§ Lord Colwyn
asked Her Majesty's Government:
What progress is being made by the Medicines Control Agency in discussions at the European Commission Pharmaceutical Committee in relation to the proposed traditional medicines directive; and what assessment they have made of the likelihood of those discussions leading to a directive that would meet the Government's objective of securing, in European law, a safe home for herbal remedies currently marketed under Section 12 of the Medicines Act 1968 as medicines not requiring a product licence; and [HL2042]188WA
What steps they are taking to ensure that the provisions of the proposed European traditional medicines directive do not restrict or compromise the ability to continue to market in the United Kingdom herbal products which are currently legitimately on the market as either (a) herbal medicines exempt from licensing under Section 12 of the Medicines Act 1968, or (b) food; and [HL2043]
What steps they are taking to ensure that the proposed European traditional medicines directive does not impose upon traditional herbal remedies a technical compliance regime based upon criteria established in the Medicines Directive 65/65 and related legislation for pharmaceutical products; and [HL2044]
When they expect the Medicines Control Agency to submit written comments to the European Commission following discussions on the proposed traditional medicines directive at the European Pharmaceutical Committee meeting on 5 April; and whether they will publish those comments; and [HL2045]
Whether the provisions of the proposed European traditional medicines directive will unduly limit product innovation and development in natural remedies. [HL2046]
§ Lord Hunt of Kings Heath
In discussions with herbal interest groups, the Medicines Control Agency (MCA) has reached a wide measure of consensus that the current regulatory arrangements which permit unlicensed herbal remedies under Section 12(2) of the Medicines Act 1968 do not provide adequate safeguards for the public: there are no specific standards for the safety and quality of individual products under this regime, and there are inadequate arrangements for providing the public information about the use of the product.
The UK comments on the second draft of the directive on traditional medicinal products were set out in a letter from the MCA to the European Commission dated 30 April 2001. The response took account of points made by a range of herbal interest groups in their continuing dialogue with the MCA on this issue. Copies of the letter have been placed in the Library.
Although work is still at a relatively early stage, we are encouraged by progress on the draft directive. We expect that if negotiations are successful, this legislation would provide systematic regulatory arrangements for a wide range of traditional herbal remedies of the kind currently sold and supplied under Section 12(2).
Any systematic updated regulatory regime for traditional herbal remedies is likely to place greater constraints on companies than is currently the case with the weak regulatory arrangements for unlicensed herbal remedies. A potential advantage for companies, however, is the greater confidence the public could have in the safety and reliability of these products. The draft directive would not affect products which are not classified as medicines.189WA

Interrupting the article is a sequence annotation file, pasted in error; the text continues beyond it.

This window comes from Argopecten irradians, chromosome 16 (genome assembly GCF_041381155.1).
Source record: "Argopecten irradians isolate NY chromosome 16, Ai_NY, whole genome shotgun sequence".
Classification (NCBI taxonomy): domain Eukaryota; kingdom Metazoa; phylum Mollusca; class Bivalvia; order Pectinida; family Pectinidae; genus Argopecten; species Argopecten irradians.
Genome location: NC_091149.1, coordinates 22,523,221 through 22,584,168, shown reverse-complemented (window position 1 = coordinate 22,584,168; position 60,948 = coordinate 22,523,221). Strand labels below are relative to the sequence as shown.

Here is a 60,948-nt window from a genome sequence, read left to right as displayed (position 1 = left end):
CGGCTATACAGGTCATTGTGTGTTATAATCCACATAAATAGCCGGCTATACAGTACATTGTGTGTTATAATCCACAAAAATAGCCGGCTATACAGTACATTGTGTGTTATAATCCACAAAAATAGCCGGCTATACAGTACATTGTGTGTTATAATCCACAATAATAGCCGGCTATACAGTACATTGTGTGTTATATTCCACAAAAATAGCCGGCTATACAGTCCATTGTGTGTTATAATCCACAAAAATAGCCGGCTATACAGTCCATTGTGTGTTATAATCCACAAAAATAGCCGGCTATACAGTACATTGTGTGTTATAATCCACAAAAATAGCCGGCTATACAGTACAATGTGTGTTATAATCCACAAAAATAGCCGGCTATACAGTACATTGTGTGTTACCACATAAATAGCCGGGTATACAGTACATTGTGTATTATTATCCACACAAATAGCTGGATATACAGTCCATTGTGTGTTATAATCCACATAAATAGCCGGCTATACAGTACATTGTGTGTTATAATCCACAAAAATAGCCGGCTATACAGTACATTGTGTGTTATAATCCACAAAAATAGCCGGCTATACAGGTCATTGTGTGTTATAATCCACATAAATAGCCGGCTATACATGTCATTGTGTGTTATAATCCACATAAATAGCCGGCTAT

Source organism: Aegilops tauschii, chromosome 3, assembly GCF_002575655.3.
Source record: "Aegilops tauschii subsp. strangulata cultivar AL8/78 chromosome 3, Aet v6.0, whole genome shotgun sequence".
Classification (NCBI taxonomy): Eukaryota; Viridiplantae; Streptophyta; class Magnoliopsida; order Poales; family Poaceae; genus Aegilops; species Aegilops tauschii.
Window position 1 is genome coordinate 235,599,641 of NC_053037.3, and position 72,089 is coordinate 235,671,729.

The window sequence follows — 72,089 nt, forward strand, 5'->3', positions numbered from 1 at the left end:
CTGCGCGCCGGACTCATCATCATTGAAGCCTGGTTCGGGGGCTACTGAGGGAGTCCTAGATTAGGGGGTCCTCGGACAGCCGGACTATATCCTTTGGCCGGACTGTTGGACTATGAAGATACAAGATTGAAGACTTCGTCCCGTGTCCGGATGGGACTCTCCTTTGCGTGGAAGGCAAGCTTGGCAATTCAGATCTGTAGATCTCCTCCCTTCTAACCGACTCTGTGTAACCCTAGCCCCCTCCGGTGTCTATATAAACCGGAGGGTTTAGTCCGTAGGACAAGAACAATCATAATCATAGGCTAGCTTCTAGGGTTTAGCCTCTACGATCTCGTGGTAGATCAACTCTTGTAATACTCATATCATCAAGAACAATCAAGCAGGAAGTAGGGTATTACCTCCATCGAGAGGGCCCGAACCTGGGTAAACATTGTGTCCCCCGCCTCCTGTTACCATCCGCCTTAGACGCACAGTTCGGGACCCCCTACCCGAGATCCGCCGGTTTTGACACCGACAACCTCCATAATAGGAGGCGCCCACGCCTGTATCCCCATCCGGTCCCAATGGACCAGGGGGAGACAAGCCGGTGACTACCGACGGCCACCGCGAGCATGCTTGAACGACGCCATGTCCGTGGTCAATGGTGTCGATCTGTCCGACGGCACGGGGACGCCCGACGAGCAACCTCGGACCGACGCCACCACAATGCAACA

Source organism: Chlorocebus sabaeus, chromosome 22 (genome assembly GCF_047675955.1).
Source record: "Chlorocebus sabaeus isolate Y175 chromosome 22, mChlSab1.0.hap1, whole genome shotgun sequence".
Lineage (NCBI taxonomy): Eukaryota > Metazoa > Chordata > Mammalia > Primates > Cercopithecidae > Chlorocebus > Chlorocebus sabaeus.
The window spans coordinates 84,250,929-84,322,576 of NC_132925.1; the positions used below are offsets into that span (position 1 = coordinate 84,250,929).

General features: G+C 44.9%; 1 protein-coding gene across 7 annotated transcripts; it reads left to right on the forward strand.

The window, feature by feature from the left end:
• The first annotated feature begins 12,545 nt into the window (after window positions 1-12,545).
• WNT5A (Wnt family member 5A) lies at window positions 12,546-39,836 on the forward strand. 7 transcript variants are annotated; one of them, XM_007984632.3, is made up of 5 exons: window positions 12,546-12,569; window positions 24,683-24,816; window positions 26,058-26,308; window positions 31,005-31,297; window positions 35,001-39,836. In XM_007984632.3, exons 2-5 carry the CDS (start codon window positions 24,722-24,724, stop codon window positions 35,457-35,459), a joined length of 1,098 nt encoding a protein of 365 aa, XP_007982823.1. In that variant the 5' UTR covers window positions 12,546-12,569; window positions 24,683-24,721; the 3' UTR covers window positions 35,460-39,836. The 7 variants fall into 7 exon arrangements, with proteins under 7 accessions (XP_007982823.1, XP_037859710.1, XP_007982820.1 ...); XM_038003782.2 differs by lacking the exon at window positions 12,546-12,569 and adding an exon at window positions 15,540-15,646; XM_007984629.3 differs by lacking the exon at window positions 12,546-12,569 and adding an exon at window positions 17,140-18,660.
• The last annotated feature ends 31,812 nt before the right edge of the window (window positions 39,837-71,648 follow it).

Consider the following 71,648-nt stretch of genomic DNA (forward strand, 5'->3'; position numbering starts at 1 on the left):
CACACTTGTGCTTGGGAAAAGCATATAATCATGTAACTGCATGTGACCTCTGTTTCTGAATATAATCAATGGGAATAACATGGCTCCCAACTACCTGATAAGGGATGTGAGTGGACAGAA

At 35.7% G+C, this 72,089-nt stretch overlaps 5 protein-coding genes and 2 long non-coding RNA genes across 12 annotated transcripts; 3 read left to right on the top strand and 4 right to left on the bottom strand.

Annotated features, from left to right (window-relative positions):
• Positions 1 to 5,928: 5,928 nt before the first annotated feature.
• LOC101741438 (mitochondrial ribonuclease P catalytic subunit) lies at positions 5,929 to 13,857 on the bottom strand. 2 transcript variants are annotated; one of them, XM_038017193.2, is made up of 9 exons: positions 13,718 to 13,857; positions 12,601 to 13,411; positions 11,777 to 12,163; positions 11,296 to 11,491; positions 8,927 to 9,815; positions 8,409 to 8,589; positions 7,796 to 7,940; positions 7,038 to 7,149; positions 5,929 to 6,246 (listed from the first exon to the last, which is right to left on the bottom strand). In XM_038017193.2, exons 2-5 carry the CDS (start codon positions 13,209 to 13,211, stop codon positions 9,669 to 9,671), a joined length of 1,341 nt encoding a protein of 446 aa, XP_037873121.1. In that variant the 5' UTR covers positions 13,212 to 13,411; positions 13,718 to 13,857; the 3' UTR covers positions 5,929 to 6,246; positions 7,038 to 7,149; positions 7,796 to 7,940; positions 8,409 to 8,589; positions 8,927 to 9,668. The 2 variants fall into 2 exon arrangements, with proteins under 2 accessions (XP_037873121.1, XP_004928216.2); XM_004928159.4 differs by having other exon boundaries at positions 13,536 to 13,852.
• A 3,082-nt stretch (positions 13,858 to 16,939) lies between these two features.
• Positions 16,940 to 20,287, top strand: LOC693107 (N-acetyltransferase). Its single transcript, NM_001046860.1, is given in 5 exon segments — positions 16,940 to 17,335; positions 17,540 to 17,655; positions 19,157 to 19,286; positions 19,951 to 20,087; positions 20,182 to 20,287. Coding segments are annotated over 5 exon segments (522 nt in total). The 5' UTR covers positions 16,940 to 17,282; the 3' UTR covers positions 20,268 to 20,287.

We take the view that traditional herbal remedies properly classified as medicines should be appropriately regulated within a medicines regime. Standards should be consistent with those applying to other licensed medicines, including the many herbal medicines which have received a marketing authorisation under Directive 65/65/EEC. We also wish to ensure that relevant regulatory requirements developed for traditional medicines are in practice applied in a way that is appropriate to the nature of the specific product under consideration.
The current draft directive includes several features which would have the effect of containing the burden of regulatory requirements: for example, the possibility of a positive list of traditional medicines where in certain defined circumstances the safety of the 190WA product and the requirement to demonstrate traditional usage could both be accepted as met without the applicant presenting evidence and the possibility of simplified quality dossiers for defined categories of traditional medicines.
On product innovation, a key feature of the proposed directive is that the usual requirement for medicines to demonstrate efficacy would be replaced by a requirement to show evidence of traditional use. There will need to be continuing discussions about many aspects of the detailed contents of the directive. Our starting point, however, is that where companies are seeking to bring a new medicine, natural or otherwise, to the market the normal route should be through demonstration of the product's safety, quality and efficacy.